Recently, when I posted a bit from the old 1984 NUMMI Team Member Handbook (more still to come on that), it allowed me to connect with Tom Wilson, a retired GM leader who spent time at NUMMI in the 1980s.
In looking through his LinkedIn profile, I saw some slides he posted about lessons learned from his career.
This jumped out at me:
This all seems so familiar 30 years later.
The full context of his slide:
I can understand why he was frustrated.
Organizations, in healthcare and other industries, too often implement Lean tools (Lean things) without understanding the intent (what problem are you solving?) and the underlying philosophy of the tools.
This often leads to situations that are L.A.M.E., not Lean.
Too many organizations today still often view Lean as a program.
It's too often:
- Training for front line staff and managers (as if the problem is them)
- Projects and events
- Tools and random “implementations”
Why is that still so common today? Why doesn't healthcare learn from the lessons and mistakes made in manufacturing and other industries?
Because we're different?
Tom added some comments to my post about this on LinkedIn:
“It's easier to try to implement THINGS and say “yep, we did it” than it is to change people's thinking and corporate mindset! Plus, when you make it a separate EVENT rather than trying to incorporate “lean” into the daily work, it's much easier! Implement visual controls for example! Easy to see….. but WHY?”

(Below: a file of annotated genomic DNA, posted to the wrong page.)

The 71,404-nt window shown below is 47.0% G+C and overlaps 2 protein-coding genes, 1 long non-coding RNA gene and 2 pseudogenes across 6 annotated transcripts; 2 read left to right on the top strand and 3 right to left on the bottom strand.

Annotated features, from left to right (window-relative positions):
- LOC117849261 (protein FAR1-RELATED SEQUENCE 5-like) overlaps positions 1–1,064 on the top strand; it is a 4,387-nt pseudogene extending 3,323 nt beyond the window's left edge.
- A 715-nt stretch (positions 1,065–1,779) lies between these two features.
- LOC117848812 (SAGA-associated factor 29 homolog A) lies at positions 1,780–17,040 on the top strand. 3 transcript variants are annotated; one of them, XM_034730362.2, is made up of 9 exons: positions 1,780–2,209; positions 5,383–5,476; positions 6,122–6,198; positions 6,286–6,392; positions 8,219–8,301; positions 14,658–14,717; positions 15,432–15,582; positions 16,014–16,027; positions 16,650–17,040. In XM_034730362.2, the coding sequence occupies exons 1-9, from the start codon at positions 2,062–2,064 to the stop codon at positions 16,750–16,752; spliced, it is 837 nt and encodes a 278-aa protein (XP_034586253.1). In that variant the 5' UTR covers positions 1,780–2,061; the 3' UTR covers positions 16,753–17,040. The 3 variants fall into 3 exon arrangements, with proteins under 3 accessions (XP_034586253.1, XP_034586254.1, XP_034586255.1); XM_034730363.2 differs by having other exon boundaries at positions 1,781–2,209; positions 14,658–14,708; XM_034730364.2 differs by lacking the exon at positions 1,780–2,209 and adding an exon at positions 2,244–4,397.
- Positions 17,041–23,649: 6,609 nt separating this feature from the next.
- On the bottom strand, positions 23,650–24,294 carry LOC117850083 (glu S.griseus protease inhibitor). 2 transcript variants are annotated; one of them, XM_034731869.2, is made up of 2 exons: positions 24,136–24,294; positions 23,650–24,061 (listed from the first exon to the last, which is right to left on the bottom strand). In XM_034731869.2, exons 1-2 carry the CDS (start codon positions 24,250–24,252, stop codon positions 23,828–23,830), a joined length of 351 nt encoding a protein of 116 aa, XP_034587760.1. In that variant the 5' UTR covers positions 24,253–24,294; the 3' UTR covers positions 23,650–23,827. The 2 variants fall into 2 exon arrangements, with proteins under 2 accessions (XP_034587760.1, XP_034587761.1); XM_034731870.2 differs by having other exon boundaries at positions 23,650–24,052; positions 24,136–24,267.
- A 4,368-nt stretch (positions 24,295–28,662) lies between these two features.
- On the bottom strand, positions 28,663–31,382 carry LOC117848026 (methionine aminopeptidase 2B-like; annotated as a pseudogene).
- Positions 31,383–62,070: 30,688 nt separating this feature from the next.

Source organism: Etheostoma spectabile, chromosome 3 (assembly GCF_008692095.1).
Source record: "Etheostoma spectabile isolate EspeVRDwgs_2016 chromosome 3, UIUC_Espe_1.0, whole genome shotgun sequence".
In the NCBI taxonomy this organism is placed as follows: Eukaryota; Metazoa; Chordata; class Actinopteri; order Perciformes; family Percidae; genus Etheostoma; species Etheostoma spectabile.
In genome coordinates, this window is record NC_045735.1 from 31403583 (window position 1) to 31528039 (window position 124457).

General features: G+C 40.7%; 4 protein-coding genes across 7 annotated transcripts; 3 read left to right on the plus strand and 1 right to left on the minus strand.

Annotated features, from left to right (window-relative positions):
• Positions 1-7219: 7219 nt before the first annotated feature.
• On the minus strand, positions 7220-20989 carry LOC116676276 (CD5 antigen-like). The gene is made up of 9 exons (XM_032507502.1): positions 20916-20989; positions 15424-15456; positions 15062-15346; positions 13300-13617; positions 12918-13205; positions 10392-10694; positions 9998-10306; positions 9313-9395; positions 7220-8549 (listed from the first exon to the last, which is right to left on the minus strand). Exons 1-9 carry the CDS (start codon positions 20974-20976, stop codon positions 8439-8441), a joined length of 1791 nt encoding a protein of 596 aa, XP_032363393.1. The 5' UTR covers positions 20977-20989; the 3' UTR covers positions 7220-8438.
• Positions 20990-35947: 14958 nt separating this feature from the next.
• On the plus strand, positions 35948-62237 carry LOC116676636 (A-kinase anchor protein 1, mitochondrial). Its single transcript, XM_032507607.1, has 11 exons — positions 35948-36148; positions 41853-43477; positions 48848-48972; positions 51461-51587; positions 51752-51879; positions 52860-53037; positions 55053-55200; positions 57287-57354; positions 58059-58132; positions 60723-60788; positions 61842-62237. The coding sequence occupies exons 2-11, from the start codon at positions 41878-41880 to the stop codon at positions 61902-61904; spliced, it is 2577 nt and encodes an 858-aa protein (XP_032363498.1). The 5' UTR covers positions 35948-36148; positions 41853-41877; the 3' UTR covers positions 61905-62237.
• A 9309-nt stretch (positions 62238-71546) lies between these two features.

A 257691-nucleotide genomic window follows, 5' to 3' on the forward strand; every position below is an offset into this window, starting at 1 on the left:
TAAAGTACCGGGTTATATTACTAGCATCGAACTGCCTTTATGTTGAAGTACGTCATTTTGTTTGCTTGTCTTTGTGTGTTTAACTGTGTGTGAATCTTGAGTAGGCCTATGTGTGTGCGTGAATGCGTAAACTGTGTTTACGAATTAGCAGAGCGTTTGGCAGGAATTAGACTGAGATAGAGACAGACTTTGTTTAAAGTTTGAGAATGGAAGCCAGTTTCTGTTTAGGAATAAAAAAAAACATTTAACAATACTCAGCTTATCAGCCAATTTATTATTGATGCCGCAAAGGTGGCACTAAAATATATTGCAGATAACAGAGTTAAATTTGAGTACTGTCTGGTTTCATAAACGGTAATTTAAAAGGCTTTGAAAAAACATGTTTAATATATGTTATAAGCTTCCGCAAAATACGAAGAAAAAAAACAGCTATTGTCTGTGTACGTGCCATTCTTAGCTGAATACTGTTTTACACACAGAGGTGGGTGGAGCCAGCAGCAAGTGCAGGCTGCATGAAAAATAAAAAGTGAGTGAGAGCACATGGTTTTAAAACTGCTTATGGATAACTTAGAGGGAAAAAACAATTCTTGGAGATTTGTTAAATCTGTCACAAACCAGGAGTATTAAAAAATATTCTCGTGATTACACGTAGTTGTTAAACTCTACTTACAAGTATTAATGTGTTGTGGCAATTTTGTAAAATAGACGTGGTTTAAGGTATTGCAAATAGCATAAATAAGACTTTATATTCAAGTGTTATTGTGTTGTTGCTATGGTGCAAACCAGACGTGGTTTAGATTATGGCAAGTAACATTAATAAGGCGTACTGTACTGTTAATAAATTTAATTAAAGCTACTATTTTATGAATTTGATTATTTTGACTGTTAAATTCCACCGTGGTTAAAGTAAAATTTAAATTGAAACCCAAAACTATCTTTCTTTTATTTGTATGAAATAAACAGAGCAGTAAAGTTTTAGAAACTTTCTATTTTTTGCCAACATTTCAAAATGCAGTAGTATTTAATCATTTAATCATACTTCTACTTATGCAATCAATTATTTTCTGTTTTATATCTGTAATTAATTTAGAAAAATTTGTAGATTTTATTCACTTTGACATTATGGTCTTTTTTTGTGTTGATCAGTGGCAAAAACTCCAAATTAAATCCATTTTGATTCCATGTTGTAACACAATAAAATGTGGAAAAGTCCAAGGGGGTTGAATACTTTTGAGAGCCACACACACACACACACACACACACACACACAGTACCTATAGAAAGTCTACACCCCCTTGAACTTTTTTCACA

“The “THINGS” or “PROCESSES” are very important , but mean nothing unless the organization understands WHY and embraces the changes! Many times LEAN is looked at as a threat…. to jobs, the old methods of doing things and the security the old methods bring! Keys are WHY WHY WHY they need to be done and how does the organization benefit!”
Asking “why?” is certainly a good Lean habit.
How else can we learn more from the lessons of GM and NUMMI? See these past posts:
Yesterday, at Mary Greeley Medical Center in Iowa, we heard people who get it – those who bemoan Lean as tools… they realize Lean is not just a program. As somebody said, “Once you label it a program, employees will tune out since they think it's another program of the month.”
Their CEO doesn't just support Lean, he understands that safety and quality start with him. That gives Mary Greeley a huge advantage that many health systems don't have.
I'll blog more about this event soon, too, but here's one picture. You can see more quotes at #iowalean on Twitter.
— Iowa Lean Consortium (@IowaLean) October 25, 2016
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